Thursday , 13 June 2024

Stop Bargain Hunting – Here’s Why

Background of free stuff written on blackboard

If you are in the habit of bargain hunting or trying to get free stuff, think again – especially if you are fortunate enough to be in a secure well-paid job. Look for quality, not price, and expect to pay for quality goods and services. In addition, be generous because it is generosity, not miserliness, that creates prosperity. [Let me explain.]

This is an edited & abbreviated excerpt from an article (see original article* HERE) by Frances Coppola (

The madness of crowds – when everyone is cutting costs, hunting for bargains and trying to get something for nothing, no-one can make any money and this bears down on incomes.

  • If businesses are forced to cut prices,
    • they won’t increase wages,
    • they may lay off staff,
    • they may cut working hours.
  • When the employed find their incomes squeezed,
    • they stop using the services of small businesses and the self-employed.
  • When small businesses and the self-employed can’t find work,
    • their incomes crash and many go out of business.

Miserliness doesn’t lead to prosperity, and deflation is not benign. It causes depression and poverty, particularly among those who lead precarious lives… pushing down prices…has unfortunate consequences, not just for those working in that sector but for society as a whole.

If everyone expects to pay rock-bottom prices, or preferably nothing at all, price is no longer an indicator of quality and Gresham’s Law prevails. Why put in the time and effort to produce good writing or deliver good care? You won’t be paid for it. There is no point in being more than perfunctory. If you love your work, and feel that you can make a difference by doing a good job, you will simply be exploited. Might as well sell lemons.

  • The tendency for poor work to drive out good work when prices are very low degrades service industries.
    • [For example,] we decry the declining quality of online articles and long for something better written and researched, not seeing that this is the inevitable consequence of avoiding paying for good writing (I confess, I avoid paywalls too).
  • In the care sector, reluctance to pay for quality is disastrous.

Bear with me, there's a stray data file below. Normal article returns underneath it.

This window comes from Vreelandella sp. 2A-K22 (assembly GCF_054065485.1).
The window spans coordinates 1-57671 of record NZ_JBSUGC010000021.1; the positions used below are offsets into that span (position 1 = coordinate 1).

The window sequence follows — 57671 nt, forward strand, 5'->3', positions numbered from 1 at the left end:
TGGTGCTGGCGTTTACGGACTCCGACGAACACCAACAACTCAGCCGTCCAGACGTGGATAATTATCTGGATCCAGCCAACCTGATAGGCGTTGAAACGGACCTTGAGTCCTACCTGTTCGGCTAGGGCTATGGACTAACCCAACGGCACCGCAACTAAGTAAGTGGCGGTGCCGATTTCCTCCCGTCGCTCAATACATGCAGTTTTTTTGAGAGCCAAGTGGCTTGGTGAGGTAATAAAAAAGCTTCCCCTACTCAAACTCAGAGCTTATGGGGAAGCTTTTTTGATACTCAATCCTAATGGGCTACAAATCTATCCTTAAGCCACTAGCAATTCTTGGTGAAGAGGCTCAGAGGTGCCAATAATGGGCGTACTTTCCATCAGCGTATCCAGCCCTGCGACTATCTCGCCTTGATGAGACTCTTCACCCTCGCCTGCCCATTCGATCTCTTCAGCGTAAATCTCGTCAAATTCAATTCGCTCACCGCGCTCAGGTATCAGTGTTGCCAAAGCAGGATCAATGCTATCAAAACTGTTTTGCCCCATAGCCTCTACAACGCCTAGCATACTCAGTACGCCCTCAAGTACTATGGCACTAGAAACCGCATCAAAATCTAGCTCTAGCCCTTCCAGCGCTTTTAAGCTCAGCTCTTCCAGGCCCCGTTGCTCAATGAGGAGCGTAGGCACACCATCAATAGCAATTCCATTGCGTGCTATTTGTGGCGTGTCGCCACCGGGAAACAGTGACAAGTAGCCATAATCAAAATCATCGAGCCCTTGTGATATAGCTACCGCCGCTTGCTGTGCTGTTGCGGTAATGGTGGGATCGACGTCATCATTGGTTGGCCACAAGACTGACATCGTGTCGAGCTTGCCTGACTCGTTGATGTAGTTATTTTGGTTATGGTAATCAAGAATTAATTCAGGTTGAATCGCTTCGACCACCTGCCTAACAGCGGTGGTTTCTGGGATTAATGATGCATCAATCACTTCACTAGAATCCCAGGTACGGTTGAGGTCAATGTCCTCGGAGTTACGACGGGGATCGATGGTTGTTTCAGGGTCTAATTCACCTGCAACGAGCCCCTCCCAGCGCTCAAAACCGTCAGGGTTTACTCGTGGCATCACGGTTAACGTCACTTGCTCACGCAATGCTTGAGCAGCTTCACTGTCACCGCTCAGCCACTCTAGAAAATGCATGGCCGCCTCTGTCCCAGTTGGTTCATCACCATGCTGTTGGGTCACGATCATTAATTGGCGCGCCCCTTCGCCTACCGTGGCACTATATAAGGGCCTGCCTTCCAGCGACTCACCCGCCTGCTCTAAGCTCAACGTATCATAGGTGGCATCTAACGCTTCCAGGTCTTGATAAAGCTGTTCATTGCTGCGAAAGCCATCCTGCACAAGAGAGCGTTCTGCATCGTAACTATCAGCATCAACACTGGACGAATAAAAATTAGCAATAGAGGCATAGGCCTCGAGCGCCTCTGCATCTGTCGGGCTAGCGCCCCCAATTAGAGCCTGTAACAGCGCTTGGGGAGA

• When good quality care is driven out by bad, the result is abused children, neglected elders and suffering among the sick and disabled.
    • When benefits are cut because well-off people with good jobs object to those less fortunate than themselves apparently getting something for nothing, suffering is amplified.
  • Miserliness creates misery.

Scrimping and saving in the private sector can be offset by generosity in the public sector.

  • When people and businesses won’t spend, government must but we have now convinced ourselves that government has run out of money too, and so must scrimp and save like us.
  • When government becomes as miserly as the private sector, the only source of income becomes external trade. This can work well if other countries are enjoying the good life, as Germany discovered in the mid-2000s but,
  • when the whole world decides that there is no money left and everyone – government, business, households – must scrimp and save, the result is global misery.
  • When every country in the world is pursuing an export-led growth strategy, export-led growth becomes impossible. We simply end up with competitive monetary easing as countries try to steal demand from each other, falling global trade and declining global growth. That is where we are now.
    • Historically, such a position has been followed by growing use of tariffs and barriers to trade and restrictions on the movement of goods and people and, since everyone likes to find someone else to blame for their own problems – and governments are particularly keen on this – global miserliness tends to lead to social and political unrest, cross-border skirmishes, local conflicts and outright war.


We desperately need a change of attitude…to change our behaviour…

  • If you are in the habit of bargain hunting and trying to get something for nothing, think again – especially if you are fortunate enough to be in a secure well-paid job. Look for quality, not price, and expect to pay for quality goods and services. 
  • Be generous. It is generosity, not miserliness, that creates prosperity.
The above article has been edited by Lorimer Wilson, editor of (Your Key to Making Money!) and the FREE Market Intelligence Report newsletter (see sample here – register here) for the sake of clarity ([ ]) and brevity (…) to provide a fast and easy read.

* (Image (unsurprisingly) from Since they are advising people on how to get something for nothing, I didn’t pay for my use of the image. I’m sure they won’t mind, will they? )

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